Participants completed a telephone interview conducted by the trained staff at the University of Florida's National Older Driver Research and Training Centre. An occupational therapist with specialty training in conducting comprehensive driving evaluations completed a brief clinical assessment and the on-road assessment in the instrumented vehicle. The evaluator used a standardised road assessment performance (Justiss et al 2006) sheet to record driving errors as the participants drove the road course. These data were published elsewhere (Classen et al 2007). Video footage, obtained from the four cameras, was used for the training of the four driving evaluators. High interrater reliability among the evaluators (intraclass correlation coefficient = 0.80 -1.00, p < 0.05) was attained. The kinematics data were entered and managed with Matlab (Version 7.0.4). All data were next exported to MS-Excel and SPSS Version 13.0 (2005) for analyses.
An a priori power analysis (alpha = 0.05, beta = 0.80, moderate effect size, 20% attrition rate) required 109 participants. Of the 98 participants that performed all aspects of the evaluation, 21 had missing data. The data from 71 (39 young, 32 older) participants were analysed. To test for the effect of age and road condition, the kinematics data were analysed using 2 x 2 repeated measures ANOVA; the within-subject variable was intersection condition (improved versus unimproved) and the between-subject variable was age (young versus older). The kinematics data used were maximum, root mean square (RMS) and variance of yaw; lateral acceleration; maximum and average of forward acceleration and of speed; and time of recovery.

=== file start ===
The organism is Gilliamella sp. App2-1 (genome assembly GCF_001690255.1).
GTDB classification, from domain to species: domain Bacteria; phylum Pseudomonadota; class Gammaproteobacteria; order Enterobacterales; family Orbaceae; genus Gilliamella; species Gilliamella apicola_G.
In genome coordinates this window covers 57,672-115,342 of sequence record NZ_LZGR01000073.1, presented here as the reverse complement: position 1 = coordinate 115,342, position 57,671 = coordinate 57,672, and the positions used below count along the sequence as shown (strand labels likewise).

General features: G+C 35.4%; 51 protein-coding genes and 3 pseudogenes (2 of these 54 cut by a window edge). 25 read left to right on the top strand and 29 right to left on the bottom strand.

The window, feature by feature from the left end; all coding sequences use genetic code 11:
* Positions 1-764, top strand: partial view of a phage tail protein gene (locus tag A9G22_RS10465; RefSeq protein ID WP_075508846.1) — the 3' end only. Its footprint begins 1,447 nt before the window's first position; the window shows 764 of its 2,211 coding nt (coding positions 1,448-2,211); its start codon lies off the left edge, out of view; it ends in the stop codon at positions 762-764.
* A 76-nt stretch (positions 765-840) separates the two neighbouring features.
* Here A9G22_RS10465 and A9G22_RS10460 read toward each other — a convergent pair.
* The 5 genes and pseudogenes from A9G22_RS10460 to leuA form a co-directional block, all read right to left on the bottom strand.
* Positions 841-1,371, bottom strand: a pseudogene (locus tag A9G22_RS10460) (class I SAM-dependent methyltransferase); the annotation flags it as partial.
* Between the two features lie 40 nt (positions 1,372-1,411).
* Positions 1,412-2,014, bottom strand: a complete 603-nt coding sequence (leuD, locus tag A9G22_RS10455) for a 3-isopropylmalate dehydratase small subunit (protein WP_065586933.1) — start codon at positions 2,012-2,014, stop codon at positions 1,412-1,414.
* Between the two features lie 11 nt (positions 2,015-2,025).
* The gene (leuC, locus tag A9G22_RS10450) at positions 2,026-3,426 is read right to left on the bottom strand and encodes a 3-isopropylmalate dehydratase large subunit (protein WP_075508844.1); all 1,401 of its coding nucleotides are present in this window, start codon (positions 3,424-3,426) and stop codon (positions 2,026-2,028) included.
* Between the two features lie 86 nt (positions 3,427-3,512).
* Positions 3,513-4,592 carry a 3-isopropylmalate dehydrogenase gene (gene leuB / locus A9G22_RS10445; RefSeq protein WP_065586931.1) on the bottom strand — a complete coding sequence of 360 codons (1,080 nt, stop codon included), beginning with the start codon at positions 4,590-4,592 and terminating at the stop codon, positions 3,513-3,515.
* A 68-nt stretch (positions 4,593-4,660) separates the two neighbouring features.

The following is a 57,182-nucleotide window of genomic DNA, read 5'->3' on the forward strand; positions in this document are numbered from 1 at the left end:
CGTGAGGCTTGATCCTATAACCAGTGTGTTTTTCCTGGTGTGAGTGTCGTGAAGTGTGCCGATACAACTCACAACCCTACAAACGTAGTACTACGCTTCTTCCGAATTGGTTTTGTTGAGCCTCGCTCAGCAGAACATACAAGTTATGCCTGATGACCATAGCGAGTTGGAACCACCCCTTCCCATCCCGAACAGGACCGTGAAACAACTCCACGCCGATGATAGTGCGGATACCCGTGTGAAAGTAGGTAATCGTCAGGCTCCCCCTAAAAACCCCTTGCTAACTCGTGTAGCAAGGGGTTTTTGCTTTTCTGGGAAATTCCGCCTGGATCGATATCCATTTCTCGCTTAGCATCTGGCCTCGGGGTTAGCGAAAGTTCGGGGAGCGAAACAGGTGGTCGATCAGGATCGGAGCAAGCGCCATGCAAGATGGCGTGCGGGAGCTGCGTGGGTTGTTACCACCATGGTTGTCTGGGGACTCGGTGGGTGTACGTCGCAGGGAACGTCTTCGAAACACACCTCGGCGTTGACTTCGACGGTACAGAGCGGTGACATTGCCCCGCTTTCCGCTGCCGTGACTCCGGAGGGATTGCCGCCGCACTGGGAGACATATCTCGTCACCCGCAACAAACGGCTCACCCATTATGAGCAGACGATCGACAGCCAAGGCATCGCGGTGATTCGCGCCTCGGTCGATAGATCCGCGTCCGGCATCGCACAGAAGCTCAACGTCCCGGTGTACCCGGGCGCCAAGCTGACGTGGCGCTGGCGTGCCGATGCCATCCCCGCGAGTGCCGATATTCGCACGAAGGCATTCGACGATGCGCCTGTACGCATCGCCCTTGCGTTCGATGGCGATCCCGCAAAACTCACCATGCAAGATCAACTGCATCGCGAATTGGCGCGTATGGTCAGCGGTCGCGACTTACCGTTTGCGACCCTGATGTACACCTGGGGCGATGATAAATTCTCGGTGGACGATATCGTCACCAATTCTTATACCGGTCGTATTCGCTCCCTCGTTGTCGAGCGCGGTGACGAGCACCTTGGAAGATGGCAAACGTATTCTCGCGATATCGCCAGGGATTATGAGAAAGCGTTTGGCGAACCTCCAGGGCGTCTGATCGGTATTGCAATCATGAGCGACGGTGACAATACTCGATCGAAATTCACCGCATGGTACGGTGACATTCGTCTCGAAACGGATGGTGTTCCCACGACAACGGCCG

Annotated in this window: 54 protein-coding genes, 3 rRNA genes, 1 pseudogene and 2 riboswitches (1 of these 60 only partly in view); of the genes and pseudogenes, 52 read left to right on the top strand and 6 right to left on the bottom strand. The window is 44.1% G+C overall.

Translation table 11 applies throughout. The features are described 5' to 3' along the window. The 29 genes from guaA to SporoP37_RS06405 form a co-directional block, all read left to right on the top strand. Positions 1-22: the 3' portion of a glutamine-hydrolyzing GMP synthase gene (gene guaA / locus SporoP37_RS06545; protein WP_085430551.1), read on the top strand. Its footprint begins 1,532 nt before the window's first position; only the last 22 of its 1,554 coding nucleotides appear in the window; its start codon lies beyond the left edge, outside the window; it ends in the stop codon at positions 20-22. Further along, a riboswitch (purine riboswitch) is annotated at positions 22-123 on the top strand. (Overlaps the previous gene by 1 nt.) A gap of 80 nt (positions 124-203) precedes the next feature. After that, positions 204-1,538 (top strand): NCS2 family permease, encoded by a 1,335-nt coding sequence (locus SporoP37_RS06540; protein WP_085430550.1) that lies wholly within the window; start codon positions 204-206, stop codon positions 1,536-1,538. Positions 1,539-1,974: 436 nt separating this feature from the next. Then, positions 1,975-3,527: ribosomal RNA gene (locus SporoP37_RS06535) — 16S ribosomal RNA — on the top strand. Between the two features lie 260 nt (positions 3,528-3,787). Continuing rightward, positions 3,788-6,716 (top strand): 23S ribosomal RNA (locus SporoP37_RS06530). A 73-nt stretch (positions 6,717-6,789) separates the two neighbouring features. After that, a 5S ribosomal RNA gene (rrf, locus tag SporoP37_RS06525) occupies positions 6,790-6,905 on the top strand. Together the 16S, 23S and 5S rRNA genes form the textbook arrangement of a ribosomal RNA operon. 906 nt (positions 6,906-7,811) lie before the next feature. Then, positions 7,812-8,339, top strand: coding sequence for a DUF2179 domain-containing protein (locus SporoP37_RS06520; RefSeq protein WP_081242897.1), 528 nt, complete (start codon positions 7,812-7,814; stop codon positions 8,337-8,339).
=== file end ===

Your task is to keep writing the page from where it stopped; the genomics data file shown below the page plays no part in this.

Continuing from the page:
Results and interpretation
Figs 1 and 2 present an example of the kinematics data analysed for the improved and unimproved intersections of manoeuvre 1 for one driver. The areas between the start and end of recovery are the sections of interest. In these figures, speed, seen towards the top of each of the graphs, increases more rapidly during the recovery phase for the improved intersection, whereas forward acceleration of this non-stopped vehicle continues to increase to a maximum and then drop to near zero as the vehicle approaches a constant speed (more evident for the unimproved intersection). As the driver was instructed to make a left turn at this intersection, these graphs show negative values of lateral acceleration and yaw. These two measures follow similar paths, moving towards zero values for both graphs, but they continue to display oscillations during the recovery phases (with larger oscillations noted for the unimproved intersection). The magnitudes of these deviations from zero allowed stability measures expressed as RMS and variances for both lateral acceleration and yaw to be obtained.
The results and interpretations for the significant findings of the improved and unimproved intersections are discussed, for each of the four manoeuvres and age groups.
Kinematics data for manoeuvre 1 (Table 2) showed, as expected, significantly higher maximum yaw (F = 3.81; p = 0.05), maximum speed (F = 7.77; p = 0.01) and average speed (F = 30.41; p = 0.01) for the improved intersection, and significantly lower variance of yaw (F = 5.05; p = 0.03), maximum lateral acceleration (F = 6.59; p = 0.01) and average forward acceleration (F = 25.62; p = 0.01) for the improved intersection. Although no interaction effects were observed, age differences existed in maximum forward acceleration (F = 7.59; p = 0.01) and average speed (F = 5.00; p = 0.03), with the averages, as expected, higher for the older drivers. The RMS of lateral acceleration (F = 59.51; p = 0.01) and variance of lateral acceleration (F = 45.72; p = 0.01) showed statistical significance in the opposite directions to those initially expected. Compared with the unimproved intersection, the time for the improved intersection was unexpectedly significantly higher (F = 49.64; p = 0.01).